Southern California is in for another bout of rain and thunder, with rainfall potentially heavy enough to trigger the first mud flows of the season in recent burn areas.
The National Weather Service says the region could see downpours of a half-inch an hour or more starting late Thursday afternoon through Friday morning. It has issued flash flood watches for recent burn areas in the San Gabriel and Santa Monica mountains and the San Fernando, Santa Clarita, San Gabriel and Antelope valleys.
Heavy rainfall is expected to start after midnight in Los Angeles and Ventura counties.
County officials have gone door-to-door offering advice to residents who live below areas burned in recent wildfires, including the Sand Fire and the San Gabriel Complex Fire.
“We’ve gone home by home to residents who may be vulnerable and given them advice as to how they can protect their homes. And many times it’s structural advice — they’ll clean out culverts or other areas that transport water behind their properties,” said L.A. County Department of Public Works spokesperson Kerjon Lee.
The county has permanent structures called debris basins to capture stormwater and prevent it from getting into neighborhoods and homes, but in burn areas extra precautions are needed, Lee told KPCC.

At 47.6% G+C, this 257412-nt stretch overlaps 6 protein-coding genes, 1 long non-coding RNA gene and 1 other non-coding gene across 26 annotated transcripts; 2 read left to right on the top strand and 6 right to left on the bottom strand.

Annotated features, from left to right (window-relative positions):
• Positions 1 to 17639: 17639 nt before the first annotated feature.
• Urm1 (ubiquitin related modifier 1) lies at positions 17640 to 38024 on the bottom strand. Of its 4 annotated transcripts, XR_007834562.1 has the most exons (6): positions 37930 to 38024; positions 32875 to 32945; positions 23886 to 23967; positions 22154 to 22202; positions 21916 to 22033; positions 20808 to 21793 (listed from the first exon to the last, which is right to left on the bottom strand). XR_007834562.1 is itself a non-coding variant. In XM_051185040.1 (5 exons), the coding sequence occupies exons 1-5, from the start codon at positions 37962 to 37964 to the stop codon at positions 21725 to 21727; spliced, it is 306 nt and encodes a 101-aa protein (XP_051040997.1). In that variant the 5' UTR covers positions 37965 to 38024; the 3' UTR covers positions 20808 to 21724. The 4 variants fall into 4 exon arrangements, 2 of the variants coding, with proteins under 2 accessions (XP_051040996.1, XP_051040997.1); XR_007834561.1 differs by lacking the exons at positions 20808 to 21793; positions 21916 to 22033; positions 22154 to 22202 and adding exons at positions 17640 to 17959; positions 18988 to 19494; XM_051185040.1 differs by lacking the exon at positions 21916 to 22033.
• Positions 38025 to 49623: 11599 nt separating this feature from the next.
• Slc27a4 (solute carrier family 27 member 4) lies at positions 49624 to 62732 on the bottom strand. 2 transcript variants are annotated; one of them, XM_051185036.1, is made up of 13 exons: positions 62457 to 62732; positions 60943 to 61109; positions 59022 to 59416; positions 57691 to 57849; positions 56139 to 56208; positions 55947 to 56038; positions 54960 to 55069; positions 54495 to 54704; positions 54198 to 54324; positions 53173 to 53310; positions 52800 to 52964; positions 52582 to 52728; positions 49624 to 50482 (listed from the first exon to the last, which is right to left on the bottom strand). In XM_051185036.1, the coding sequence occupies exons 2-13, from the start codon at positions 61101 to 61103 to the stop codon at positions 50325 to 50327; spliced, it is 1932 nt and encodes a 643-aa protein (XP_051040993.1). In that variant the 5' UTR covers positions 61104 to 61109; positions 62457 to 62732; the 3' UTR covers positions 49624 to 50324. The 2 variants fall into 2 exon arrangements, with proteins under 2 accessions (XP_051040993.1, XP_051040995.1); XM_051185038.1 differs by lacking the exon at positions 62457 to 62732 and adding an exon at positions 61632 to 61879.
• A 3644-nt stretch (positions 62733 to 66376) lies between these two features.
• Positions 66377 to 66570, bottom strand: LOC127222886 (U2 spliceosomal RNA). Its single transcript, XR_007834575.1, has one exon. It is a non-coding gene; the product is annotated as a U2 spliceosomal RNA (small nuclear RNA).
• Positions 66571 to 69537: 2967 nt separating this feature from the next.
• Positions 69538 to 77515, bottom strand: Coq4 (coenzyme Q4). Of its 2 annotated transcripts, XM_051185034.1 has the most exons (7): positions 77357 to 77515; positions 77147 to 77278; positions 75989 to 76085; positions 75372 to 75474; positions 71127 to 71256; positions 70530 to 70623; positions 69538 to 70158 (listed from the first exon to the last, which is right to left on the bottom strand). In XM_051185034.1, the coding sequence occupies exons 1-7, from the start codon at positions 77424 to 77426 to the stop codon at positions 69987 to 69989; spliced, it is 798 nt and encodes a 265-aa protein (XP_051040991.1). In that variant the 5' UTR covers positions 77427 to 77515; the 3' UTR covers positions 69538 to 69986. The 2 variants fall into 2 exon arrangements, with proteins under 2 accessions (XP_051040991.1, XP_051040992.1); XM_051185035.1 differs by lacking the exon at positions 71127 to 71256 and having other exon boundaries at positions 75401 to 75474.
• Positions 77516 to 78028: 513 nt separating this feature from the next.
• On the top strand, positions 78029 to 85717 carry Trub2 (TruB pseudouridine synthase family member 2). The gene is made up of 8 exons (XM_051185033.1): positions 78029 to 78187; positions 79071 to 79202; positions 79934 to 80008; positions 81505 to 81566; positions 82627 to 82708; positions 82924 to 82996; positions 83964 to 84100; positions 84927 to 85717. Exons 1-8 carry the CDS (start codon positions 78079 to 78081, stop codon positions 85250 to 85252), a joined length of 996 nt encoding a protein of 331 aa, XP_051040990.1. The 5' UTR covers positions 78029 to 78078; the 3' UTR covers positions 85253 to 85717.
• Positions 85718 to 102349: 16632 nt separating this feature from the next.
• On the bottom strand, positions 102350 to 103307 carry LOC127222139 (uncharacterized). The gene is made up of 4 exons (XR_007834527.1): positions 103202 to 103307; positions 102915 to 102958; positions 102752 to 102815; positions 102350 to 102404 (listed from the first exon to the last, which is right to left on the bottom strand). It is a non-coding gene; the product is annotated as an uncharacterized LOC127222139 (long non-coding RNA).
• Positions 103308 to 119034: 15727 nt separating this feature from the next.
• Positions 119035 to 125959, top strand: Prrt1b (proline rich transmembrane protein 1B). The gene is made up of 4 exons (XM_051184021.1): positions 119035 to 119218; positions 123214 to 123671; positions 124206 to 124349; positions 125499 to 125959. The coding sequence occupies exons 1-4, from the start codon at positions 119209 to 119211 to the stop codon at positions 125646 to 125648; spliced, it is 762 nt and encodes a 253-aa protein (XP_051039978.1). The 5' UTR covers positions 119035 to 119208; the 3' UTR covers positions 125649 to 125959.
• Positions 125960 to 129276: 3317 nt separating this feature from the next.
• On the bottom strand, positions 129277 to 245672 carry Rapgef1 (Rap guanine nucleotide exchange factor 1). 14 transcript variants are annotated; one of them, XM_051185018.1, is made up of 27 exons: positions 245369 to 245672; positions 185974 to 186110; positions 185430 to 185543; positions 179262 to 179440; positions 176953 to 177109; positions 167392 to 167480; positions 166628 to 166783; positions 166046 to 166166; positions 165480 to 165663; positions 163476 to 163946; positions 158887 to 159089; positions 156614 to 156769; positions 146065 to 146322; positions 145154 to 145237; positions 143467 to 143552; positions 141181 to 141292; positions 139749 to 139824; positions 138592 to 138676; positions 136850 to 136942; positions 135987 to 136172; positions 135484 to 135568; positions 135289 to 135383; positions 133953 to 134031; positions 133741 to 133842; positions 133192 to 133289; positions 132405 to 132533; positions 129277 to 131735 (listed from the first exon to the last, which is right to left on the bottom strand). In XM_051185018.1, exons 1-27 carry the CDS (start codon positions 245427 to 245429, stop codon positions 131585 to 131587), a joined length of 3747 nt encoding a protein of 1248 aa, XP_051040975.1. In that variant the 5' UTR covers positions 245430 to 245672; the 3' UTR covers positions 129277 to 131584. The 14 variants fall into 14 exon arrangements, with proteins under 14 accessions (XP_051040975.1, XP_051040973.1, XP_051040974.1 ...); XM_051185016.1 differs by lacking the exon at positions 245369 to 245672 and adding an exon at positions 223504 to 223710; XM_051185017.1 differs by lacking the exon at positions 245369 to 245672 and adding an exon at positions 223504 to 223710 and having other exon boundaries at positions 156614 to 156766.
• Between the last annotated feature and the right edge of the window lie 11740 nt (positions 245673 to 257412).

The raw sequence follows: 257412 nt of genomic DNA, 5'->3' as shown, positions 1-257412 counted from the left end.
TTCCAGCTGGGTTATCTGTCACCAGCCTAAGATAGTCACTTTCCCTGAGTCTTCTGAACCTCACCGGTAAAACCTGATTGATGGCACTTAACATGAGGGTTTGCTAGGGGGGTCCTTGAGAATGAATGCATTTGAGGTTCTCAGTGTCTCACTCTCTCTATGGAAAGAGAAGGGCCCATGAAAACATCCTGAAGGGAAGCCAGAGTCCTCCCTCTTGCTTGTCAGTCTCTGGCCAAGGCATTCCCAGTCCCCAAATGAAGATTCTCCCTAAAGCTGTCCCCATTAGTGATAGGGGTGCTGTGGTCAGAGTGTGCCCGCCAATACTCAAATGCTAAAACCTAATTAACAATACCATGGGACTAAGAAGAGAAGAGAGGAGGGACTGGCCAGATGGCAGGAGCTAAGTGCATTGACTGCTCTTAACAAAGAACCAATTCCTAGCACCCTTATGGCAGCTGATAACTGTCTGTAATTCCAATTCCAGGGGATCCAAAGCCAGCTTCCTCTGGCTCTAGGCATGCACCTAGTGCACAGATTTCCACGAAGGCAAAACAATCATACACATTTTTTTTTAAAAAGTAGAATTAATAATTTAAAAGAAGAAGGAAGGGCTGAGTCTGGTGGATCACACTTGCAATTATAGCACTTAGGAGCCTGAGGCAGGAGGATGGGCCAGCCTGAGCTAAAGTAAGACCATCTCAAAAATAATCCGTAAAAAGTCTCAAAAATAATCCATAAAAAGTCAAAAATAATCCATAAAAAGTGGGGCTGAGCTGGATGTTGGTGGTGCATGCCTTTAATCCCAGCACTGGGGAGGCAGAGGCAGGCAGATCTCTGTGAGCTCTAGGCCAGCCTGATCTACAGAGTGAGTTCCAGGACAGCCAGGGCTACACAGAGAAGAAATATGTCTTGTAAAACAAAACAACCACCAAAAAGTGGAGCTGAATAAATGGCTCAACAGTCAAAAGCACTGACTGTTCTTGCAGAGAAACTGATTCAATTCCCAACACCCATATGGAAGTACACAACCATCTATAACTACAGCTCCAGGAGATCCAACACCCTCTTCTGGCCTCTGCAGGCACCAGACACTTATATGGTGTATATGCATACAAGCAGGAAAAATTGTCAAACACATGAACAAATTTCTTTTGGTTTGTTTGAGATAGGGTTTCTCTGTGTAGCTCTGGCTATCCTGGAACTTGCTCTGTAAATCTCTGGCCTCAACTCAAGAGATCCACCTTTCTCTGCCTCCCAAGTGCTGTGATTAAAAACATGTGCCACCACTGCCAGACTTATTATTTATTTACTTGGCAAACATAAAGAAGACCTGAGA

The high intensity of a wildfire “creates almost a waxen layer that repels stormwater,” Lee said. “It doesn’t absorb into the surface as it would anyplace else in the basin, so what you have is a combination of that ash and mud and debris, but also a surface that doesn’t really readily absorb water, and so it all slides down the mountainside.”
To help protect neighborhoods, the county uses some of the same timber found in railway lines to shore up hillsides and prevent slides.
Some residents also install plywood or concrete walls to divert mud from their properties, Lee said.
The best strategy is to plan ahead. Lee said it was important to know if you live in an area susceptible to flooding or mud flows — those in the foothills or living next to a flood control channel, for instance.
You can get more information on preparing for flooding and other disasters at the county’s emergency preparedness page.